When you do a project, when you are creating something from nothing, people ask themselves this question a lot of times: can you create something totally new, that hasn’t been created yet in the world we live in today? We always think that everything has been created and invented, so whatever you do is going to be only the xerox copy of something somebody has already done. So, can you or can you not? I also ask myself this question a lot. And I think the answer is very simple: we live in the world where distance does not matter and we have the greatest cabalities of blending things we ever got. So today, we need to think of ourselves in terms of innovators not inventors. And then, yes, you have better than ever possibilities to be innovative, to do something new!
And this brings me nicely to Pillar of Fire by TAU CROSS. And however strange it may sound talking about innovations in music which derives from punk and metal – you have to give this album justice it deserves and call it innovative in punk and metal. I am not going to remind you the story behind TAU CROSS as I think you already now it. It’s their second album after all. But what Rob from AMEBIX, the originator of TAU CROSS idea did, was find the best people he could think of to work with, blend their ideas together and because they all live very far away from each other, he shortened the distance between themselves at an instant by working online. So, Rob, the innovator in punk? Yes, I would say so.
The result of these is Pillar of Fire. Not the debut album, no. This was the natural consequence of what AMEBIX had done on Sonic Mass, as it was mostly written by Rob Miller. Pillar of Fire, however, was mainly written by Lefton/Greenslade duo. And what riffs they’ve written! You’ve got everything there: fast and slow, moody and in your face, distorted and acoustic. Add to this a great bass line from a fresh member Tom Radio from FRUSTRATION and you finally get a chance to listen to the AMEBIX guy do the singing rather than amebixing we all got used to, if you know what I mean. Lyrically, the album takes you back to old, old times where there were knights in the streets but do not let this mislead you. There are connotation with the present times and this is clever. Just stop to think about it when you listen.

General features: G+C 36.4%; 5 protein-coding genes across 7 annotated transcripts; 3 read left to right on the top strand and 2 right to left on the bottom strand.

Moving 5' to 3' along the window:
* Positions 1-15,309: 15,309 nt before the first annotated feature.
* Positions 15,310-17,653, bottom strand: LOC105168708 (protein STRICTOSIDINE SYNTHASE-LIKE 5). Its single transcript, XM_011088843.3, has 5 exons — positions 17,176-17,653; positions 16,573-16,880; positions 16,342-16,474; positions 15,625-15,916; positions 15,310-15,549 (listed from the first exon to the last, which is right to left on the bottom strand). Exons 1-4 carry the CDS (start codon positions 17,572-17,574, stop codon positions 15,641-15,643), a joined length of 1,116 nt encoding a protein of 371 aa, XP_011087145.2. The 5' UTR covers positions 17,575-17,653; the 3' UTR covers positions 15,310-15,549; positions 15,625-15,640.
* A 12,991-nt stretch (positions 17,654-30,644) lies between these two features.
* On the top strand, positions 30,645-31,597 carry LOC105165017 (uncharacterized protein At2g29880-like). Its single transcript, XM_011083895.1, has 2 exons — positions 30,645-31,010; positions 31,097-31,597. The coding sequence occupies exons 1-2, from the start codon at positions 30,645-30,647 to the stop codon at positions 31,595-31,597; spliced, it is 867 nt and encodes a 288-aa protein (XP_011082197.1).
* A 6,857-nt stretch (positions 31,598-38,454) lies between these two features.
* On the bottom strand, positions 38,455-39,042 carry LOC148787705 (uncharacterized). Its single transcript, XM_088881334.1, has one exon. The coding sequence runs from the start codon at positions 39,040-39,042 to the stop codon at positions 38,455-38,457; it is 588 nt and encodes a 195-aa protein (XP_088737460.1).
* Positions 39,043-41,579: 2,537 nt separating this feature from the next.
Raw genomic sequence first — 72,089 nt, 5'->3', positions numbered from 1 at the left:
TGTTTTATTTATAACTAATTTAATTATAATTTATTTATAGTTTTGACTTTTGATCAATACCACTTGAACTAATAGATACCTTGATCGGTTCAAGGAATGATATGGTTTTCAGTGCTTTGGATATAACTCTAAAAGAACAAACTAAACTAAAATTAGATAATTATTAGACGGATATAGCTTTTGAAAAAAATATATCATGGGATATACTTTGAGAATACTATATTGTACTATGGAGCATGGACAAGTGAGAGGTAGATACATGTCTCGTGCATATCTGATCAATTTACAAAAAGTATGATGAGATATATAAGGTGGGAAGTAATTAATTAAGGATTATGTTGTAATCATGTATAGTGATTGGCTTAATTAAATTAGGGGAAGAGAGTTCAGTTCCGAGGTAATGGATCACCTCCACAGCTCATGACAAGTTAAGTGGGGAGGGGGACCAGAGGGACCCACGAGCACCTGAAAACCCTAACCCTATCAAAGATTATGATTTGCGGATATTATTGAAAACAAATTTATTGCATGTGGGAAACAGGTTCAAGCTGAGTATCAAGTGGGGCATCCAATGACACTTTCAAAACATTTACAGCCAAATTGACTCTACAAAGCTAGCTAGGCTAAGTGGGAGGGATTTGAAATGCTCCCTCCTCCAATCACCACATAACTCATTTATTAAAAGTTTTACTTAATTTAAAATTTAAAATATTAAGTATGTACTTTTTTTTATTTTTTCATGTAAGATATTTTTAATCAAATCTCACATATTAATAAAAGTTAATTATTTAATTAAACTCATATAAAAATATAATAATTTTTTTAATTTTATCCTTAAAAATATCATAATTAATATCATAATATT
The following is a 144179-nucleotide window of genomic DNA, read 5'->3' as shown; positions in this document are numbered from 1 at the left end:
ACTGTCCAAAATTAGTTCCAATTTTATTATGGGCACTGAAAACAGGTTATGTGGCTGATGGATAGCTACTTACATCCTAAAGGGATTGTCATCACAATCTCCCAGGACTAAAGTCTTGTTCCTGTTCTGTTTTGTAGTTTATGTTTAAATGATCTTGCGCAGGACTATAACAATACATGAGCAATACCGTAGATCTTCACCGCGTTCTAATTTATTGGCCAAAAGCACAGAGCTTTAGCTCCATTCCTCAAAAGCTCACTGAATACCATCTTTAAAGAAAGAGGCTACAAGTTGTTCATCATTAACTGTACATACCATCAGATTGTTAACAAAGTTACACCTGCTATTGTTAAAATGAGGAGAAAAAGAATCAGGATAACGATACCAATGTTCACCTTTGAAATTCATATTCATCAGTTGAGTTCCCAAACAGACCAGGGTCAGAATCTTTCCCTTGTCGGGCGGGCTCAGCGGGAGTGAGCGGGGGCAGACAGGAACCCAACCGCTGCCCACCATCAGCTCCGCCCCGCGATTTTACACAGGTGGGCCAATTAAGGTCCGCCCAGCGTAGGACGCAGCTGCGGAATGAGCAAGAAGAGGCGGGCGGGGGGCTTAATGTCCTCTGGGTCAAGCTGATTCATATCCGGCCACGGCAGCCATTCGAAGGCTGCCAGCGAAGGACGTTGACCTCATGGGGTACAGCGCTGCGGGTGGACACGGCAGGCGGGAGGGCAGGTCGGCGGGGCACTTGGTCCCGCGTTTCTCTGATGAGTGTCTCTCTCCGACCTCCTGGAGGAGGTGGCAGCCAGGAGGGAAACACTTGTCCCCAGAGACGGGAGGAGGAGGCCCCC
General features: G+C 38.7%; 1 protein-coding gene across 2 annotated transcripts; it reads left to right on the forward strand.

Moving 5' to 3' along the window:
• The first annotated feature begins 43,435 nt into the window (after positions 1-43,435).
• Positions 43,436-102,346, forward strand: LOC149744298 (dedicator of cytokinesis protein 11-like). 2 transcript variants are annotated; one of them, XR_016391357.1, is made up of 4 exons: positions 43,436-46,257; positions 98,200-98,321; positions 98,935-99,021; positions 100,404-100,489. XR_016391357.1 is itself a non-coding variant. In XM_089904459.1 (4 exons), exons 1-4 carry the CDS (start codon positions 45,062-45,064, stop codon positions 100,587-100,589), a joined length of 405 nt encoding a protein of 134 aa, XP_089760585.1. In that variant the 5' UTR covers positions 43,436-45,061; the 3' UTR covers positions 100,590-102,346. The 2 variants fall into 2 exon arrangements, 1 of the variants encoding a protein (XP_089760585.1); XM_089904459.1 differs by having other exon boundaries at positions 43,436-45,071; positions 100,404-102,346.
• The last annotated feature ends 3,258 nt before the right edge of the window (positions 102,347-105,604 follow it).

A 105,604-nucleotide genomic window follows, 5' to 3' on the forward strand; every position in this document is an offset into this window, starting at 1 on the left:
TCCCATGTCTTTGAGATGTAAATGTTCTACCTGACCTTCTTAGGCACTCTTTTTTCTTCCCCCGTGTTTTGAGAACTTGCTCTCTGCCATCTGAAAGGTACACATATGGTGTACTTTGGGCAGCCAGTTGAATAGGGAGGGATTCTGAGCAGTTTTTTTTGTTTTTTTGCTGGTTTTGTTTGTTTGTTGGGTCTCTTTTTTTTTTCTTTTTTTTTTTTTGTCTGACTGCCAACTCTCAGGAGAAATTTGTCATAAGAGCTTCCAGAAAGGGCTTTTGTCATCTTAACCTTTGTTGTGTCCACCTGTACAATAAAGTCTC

So, sounds like it a perfect album? Well, not really. There is one guy in the band that deserves a lot of attention and Pillar of Fire hides him in the shadow. Perhaps it’s because of the sound production, perhaps it is just me but I reckon Away from VOI VOD is the heart of the band, and this cannot be heard on this album. You can clearly see it live when he drives the band in the direction he wants them to travel with him. On the album, however, it is the guitars and vocals that do the driving. So, a private request to the band for the third album – make sure you let Away do more driving in the studio. Thanx.